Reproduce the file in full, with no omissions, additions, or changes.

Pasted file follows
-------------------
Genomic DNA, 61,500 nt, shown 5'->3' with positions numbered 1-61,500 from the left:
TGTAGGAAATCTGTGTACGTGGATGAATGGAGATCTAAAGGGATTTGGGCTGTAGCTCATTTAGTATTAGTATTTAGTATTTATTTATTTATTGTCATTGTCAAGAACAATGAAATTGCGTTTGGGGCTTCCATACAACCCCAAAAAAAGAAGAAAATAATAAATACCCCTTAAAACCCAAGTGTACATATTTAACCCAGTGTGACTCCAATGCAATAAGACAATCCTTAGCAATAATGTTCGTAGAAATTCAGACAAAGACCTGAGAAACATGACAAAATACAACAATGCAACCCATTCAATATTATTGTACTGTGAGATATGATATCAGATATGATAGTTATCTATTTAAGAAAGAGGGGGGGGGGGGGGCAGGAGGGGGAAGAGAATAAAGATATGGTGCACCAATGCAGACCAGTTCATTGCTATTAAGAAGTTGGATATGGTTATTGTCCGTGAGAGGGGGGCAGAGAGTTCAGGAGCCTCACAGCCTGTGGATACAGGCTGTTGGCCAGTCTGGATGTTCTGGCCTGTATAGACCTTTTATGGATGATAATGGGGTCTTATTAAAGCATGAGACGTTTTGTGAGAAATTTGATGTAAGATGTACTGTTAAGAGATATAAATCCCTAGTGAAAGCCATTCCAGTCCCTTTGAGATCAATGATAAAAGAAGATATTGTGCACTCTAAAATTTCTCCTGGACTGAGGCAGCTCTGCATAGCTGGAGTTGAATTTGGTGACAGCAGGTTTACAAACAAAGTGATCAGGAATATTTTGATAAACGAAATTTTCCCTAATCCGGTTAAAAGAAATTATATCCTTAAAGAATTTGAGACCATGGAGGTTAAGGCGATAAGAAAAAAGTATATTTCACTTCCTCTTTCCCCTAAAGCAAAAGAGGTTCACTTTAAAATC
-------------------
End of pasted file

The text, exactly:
Genomic DNA, 61,500 nt, shown 5'->3' with positions numbered 1-61,500 from the left:
TGTAGGAAATCTGTGTACGTGGATGAATGGAGATCTAAAGGGATTTGGGCTGTAGCTCATTTAGTATTAGTATTTAGTATTTATTTATTTATTGTCATTGTCAAGAACAATGAAATTGCGTTTGGGGCTTCCATACAACCCCAAAAAAAGAAGAAAATAATAAATACCCCTTAAAACCCAAGTGTACATATTTAACCCAGTGTGACTCCAATGCAATAAGACAATCCTTAGCAATAATGTTCGTAGAAATTCAGACAAAGACCTGAGAAACATGACAAAATACAACAATGCAACCCATTCAATATTATTGTACTGTGAGATATGATATCAGATATGATAGTTATCTATTTAAGAAAGAGGGGGGGGGGGGGGCAGGAGGGGGAAGAGAATAAAGATATGGTGCACCAATGCAGACCAGTTCATTGCTATTAAGAAGTTGGATATGGTTATTGTCCGTGAGAGGGGGGCAGAGAGTTCAGGAGCCTCACAGCCTGTGGATACAGGCTGTTGGCCAGTCTGGATGTTCTGGCCTGTATAGACCTTTTATGGATGATAATGGGGTCTTATTAAAGCATGAGACGTTTTGTGAGAAATTTGATGTAAGATGTACTGTTAAGAGATATAAATCCCTAGTGAAAGCCATTCCAGTCCCTTTGAGATCAATGATAAAAGAAGATATTGTGCACTCTAAAATTTCTCCTGGACTGAGGCAGCTCTGCATAGCTGGAGTTGAATTTGGTGACAGCAGGTTTACAAACAAAGTGATCAGGAATATTTTGATAAACGAAATTTTCCCTAATCCGGTTAAAAGAAATTATATCCTTAAAGAATTTGAGACCATGGAGGTTAAGGCGATAAGAAAAAAGTATATTTCACTTCCTCTTTCCCCTAAAGCAAAAGAGGTTCACTTTAAAATC